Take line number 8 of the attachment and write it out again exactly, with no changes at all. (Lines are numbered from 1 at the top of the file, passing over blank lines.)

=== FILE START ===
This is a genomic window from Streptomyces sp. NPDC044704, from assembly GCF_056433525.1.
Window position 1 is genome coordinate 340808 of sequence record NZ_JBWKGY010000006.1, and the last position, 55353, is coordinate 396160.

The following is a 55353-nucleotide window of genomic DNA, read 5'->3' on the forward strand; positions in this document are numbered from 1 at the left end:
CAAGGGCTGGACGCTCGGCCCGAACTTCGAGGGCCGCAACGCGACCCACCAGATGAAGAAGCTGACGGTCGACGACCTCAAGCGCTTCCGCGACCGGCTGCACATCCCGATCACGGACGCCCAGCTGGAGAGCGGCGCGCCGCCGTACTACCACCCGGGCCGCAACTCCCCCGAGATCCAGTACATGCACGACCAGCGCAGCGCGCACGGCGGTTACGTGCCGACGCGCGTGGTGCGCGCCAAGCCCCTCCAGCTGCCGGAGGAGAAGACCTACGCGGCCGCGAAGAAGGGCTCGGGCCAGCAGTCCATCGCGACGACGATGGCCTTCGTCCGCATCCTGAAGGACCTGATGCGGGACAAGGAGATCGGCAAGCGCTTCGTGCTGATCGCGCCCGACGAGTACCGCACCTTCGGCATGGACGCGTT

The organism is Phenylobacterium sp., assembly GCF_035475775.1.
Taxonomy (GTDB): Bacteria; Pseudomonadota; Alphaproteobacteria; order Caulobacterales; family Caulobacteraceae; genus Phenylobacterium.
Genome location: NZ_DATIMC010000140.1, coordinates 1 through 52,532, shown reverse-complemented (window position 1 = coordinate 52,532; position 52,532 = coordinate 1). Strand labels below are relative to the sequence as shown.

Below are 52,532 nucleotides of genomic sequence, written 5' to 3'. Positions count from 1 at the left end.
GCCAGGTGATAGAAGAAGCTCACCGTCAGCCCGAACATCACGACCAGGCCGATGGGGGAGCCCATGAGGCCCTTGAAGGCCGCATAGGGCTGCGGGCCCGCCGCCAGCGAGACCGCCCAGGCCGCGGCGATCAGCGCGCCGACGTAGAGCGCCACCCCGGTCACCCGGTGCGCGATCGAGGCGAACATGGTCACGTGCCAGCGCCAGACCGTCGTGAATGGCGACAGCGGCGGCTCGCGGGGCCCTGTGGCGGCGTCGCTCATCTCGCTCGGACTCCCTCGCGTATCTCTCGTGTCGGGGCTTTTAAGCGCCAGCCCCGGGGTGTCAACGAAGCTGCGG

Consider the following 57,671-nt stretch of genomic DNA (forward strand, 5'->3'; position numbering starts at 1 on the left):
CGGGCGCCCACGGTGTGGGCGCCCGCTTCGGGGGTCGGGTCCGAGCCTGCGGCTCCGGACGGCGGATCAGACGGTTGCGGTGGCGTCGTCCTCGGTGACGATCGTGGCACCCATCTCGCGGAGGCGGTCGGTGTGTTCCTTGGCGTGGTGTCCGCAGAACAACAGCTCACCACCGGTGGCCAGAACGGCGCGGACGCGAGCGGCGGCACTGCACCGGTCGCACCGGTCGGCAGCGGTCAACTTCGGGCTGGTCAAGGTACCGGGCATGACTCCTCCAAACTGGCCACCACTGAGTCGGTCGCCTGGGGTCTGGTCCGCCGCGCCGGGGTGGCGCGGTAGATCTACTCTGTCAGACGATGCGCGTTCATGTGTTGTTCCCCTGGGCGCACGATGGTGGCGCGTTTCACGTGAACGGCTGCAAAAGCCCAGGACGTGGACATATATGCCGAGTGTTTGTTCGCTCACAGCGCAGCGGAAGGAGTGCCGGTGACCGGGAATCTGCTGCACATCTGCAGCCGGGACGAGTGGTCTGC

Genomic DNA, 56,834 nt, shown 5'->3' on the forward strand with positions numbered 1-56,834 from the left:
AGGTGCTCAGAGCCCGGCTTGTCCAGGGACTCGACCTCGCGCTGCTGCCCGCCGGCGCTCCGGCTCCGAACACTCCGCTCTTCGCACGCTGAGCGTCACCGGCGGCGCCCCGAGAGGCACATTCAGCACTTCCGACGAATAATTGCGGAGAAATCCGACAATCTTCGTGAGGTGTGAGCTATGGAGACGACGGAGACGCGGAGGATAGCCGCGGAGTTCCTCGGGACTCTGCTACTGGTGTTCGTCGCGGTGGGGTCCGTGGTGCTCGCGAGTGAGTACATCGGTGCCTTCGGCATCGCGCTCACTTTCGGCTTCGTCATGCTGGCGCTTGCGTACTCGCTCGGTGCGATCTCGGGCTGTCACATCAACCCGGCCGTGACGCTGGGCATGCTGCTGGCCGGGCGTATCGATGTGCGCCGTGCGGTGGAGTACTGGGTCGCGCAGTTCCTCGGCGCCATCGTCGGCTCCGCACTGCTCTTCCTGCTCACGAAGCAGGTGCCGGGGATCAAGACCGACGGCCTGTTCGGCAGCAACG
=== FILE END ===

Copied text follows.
Below are 52,532 nucleotides of genomic sequence, written 5' to 3'. Positions count from 1 at the left end.